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Delegations from Afghanistan, Pakistan, the United States and China discuss a road map for ending the war with the Taliban at the Presidential Palace in Kabul, Afghanistan, on Feb. 23, 2016. A Taliban spokesman said Saturday, March 5, 2016, that the group would not hold peace talks with the Afghan government.

Delegations from Afghanistan, Pakistan, the United States and China discuss a road map for ending the war with the Taliban at the Presidential Palace in Kabul, Afghanistan, on Feb. 23, 2016. A Taliban spokesman said Saturday, March 5, 2016, that the group would not hold peace talks with the Afghan government. (Rahmat Gul/AP)

KABUL, Afghanistan — The Taliban will not participate in peace talks while government forces and coalition troops continue to attack the insurgents, the group said in a statement on Saturday.

The four nations seeking to kick-start the peace process, which has been suspended since last summer, have said they will meet later this month for their fourth round of preparatory talks.

The four — Afghanistan, Pakistan, the United States and China — have been working on a road map for renewed talks with the insurgents since late last year. Participants hoped that Taliban representatives from the movement’s office in Doha, Qatar, would attend the next meeting, which is scheduled to be held in the Pakistani capital, Islamabad.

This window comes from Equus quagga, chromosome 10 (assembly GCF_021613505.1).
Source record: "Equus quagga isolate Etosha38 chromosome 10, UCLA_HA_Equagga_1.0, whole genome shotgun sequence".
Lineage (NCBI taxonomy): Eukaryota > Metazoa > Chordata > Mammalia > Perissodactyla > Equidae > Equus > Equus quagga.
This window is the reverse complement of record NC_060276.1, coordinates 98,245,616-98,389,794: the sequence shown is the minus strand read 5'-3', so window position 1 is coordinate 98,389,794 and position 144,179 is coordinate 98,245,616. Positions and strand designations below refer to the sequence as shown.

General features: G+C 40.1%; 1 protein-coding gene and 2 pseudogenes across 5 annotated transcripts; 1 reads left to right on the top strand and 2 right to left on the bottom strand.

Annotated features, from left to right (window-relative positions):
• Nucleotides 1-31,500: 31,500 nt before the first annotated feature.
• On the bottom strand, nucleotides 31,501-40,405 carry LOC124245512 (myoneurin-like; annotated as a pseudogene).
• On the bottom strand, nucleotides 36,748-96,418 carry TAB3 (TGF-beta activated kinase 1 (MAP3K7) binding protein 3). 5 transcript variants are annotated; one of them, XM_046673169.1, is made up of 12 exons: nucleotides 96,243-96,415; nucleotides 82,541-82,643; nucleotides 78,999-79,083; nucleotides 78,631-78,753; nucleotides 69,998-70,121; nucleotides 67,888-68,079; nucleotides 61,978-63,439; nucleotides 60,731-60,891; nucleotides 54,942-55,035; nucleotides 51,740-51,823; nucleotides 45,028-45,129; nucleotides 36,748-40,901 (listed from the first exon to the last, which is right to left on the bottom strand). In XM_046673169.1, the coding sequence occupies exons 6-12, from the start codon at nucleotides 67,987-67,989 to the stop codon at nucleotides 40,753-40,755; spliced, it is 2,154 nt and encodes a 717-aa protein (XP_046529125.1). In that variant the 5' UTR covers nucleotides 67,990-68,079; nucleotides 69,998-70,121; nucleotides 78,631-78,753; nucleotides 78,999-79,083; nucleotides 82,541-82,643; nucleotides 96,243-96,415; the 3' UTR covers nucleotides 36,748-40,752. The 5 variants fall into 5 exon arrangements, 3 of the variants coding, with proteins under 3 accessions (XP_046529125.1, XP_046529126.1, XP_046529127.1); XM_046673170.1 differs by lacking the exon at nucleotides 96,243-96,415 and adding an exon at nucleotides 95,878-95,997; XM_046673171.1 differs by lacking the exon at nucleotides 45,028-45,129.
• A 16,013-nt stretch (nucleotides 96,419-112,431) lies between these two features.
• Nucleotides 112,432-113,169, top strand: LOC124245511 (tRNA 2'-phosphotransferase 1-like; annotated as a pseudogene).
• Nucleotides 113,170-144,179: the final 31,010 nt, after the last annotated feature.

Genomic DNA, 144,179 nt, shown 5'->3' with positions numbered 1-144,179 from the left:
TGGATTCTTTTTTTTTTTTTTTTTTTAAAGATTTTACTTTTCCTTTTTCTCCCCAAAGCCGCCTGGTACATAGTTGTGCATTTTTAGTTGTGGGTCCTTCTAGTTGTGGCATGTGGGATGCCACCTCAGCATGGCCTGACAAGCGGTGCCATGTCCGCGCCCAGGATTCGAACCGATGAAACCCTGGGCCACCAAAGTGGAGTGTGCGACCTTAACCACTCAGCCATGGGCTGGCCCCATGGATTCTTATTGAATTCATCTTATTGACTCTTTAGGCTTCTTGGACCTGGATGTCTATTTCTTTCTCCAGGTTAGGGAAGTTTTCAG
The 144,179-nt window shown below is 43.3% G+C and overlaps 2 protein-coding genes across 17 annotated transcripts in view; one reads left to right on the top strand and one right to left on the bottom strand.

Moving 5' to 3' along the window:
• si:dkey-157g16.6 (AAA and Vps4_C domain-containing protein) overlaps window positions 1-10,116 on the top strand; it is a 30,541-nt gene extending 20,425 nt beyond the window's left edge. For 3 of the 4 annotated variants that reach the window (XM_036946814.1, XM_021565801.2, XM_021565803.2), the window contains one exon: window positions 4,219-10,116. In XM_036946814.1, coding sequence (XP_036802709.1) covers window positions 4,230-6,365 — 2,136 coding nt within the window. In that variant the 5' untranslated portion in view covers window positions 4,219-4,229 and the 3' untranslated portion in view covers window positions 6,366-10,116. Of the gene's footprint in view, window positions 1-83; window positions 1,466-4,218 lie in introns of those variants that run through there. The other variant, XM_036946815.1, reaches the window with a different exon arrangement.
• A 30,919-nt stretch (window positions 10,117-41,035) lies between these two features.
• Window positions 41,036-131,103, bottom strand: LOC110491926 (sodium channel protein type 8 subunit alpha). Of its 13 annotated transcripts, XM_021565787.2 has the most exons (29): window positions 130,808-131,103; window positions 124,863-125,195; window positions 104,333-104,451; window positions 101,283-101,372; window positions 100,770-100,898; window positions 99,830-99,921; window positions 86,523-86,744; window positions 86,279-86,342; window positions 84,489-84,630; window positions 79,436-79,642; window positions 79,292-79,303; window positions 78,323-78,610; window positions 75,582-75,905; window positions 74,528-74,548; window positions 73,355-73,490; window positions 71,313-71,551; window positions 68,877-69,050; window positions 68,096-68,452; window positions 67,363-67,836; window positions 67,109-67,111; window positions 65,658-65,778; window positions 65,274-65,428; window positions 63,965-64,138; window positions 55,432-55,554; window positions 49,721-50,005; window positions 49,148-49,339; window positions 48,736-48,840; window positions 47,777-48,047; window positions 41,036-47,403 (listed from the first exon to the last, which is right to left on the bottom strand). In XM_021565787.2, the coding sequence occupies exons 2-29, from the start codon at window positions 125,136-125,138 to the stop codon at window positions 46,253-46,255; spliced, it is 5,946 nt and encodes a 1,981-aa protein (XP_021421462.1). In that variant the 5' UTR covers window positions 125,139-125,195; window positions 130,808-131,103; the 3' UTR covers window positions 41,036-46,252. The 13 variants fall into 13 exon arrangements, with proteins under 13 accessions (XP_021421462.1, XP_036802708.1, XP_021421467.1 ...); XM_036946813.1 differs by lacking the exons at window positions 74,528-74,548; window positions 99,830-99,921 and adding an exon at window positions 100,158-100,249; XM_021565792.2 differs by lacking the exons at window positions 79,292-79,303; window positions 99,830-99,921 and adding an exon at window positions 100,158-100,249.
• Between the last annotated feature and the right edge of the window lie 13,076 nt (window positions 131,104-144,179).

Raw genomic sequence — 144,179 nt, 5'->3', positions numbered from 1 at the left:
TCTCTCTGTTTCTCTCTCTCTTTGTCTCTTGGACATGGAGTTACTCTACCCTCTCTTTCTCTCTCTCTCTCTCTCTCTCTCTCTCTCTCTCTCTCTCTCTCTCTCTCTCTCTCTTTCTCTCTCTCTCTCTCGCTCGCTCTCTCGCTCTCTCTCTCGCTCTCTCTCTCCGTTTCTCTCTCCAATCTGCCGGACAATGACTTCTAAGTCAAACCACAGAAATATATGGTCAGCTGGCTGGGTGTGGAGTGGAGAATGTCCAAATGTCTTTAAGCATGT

But in a statement issued on Saturday, the Taliban, who refer to themselves as The Islamic Emirate, dismissed the possibility that their negotiators would take part in the Islamabad talks.

"There has been a rumor ... that the representatives of Islamic Emirate will attend the upcoming meetings with the permission of Mullah Akhtar Mohammad Mansoor," the statement said, referring to the group’s new leader who took over after the death of its founder Mullah Mohammad Omar. The previous exploratory talks held early last year collapsed after it was revealed that Mullah Omar had died two years earlier.

"We reject such rumors, and clearly state that the leader of Islamic Emirate has never commissioned anyone to attend these meetings ... nor has the leadership council decided to participate in these conferences," said the statement posted on the group’s website.

It also accused the government’s security forces and the U.S.-led military coalition of stepping up attacks on the insurgents, including night raids, and called for the release of all Taliban prisoners.

Since the international coalition formally ended its combat mission at the end of 2014 and drew down to a training and advisory mission of about 13,000 troops, the Taliban have been testing government forces, inflicting record casualties and gaining territory.

The Taliban have long maintained they would continue fighting until foreign troops end their 15-year presence in Afghanistan.

President Ashraf Ghani has made peace talks a central part of his political platform, and the government has repeatedly urged the insurgents to take part without setting any pre-conditions.

lekic.slobodan@stripes.com

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